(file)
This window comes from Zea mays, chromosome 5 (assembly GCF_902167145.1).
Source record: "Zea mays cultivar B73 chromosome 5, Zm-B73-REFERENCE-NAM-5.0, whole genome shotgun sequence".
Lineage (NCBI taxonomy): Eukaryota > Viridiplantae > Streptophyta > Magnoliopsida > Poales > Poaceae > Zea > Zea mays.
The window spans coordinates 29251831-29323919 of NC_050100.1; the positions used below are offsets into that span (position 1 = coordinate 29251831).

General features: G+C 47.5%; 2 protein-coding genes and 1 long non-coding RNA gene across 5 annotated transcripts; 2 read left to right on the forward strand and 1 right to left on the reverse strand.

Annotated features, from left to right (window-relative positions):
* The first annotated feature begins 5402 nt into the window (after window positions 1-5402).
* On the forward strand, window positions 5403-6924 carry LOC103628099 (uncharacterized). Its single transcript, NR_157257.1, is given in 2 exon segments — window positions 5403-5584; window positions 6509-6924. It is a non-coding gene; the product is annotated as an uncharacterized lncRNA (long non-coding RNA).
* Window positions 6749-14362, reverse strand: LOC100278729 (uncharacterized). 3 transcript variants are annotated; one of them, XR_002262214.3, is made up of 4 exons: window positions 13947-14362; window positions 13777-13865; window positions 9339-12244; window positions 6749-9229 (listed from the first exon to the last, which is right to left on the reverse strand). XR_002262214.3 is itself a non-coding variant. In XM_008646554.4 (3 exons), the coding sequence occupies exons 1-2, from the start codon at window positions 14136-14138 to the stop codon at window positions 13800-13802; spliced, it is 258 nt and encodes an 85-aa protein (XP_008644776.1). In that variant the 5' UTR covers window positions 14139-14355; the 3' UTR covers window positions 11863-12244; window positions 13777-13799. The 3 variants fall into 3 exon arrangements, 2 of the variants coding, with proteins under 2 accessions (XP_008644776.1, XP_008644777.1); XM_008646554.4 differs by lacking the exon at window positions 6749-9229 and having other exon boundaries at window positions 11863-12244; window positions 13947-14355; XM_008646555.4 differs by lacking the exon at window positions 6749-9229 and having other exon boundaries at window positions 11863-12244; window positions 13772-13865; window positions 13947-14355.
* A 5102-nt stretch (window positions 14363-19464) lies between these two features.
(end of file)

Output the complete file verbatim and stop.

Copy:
This window comes from Zea mays, chromosome 5 (assembly GCF_902167145.1).
Source record: "Zea mays cultivar B73 chromosome 5, Zm-B73-REFERENCE-NAM-5.0, whole genome shotgun sequence".
Lineage (NCBI taxonomy): Eukaryota > Viridiplantae > Streptophyta > Magnoliopsida > Poales > Poaceae > Zea > Zea mays.
The window spans coordinates 29251831-29323919 of NC_050100.1; the positions used below are offsets into that span (position 1 = coordinate 29251831).

General features: G+C 47.5%; 2 protein-coding genes and 1 long non-coding RNA gene across 5 annotated transcripts; 2 read left to right on the forward strand and 1 right to left on the reverse strand.

Annotated features, from left to right (window-relative positions):
* The first annotated feature begins 5402 nt into the window (after window positions 1-5402).
* On the forward strand, window positions 5403-6924 carry LOC103628099 (uncharacterized). Its single transcript, NR_157257.1, is given in 2 exon segments — window positions 5403-5584; window positions 6509-6924. It is a non-coding gene; the product is annotated as an uncharacterized lncRNA (long non-coding RNA).
* Window positions 6749-14362, reverse strand: LOC100278729 (uncharacterized). 3 transcript variants are annotated; one of them, XR_002262214.3, is made up of 4 exons: window positions 13947-14362; window positions 13777-13865; window positions 9339-12244; window positions 6749-9229 (listed from the first exon to the last, which is right to left on the reverse strand). XR_002262214.3 is itself a non-coding variant. In XM_008646554.4 (3 exons), the coding sequence occupies exons 1-2, from the start codon at window positions 14136-14138 to the stop codon at window positions 13800-13802; spliced, it is 258 nt and encodes an 85-aa protein (XP_008644776.1). In that variant the 5' UTR covers window positions 14139-14355; the 3' UTR covers window positions 11863-12244; window positions 13777-13799. The 3 variants fall into 3 exon arrangements, 2 of the variants coding, with proteins under 2 accessions (XP_008644776.1, XP_008644777.1); XM_008646554.4 differs by lacking the exon at window positions 6749-9229 and having other exon boundaries at window positions 11863-12244; window positions 13947-14355; XM_008646555.4 differs by lacking the exon at window positions 6749-9229 and having other exon boundaries at window positions 11863-12244; window positions 13772-13865; window positions 13947-14355.
* A 5102-nt stretch (window positions 14363-19464) lies between these two features.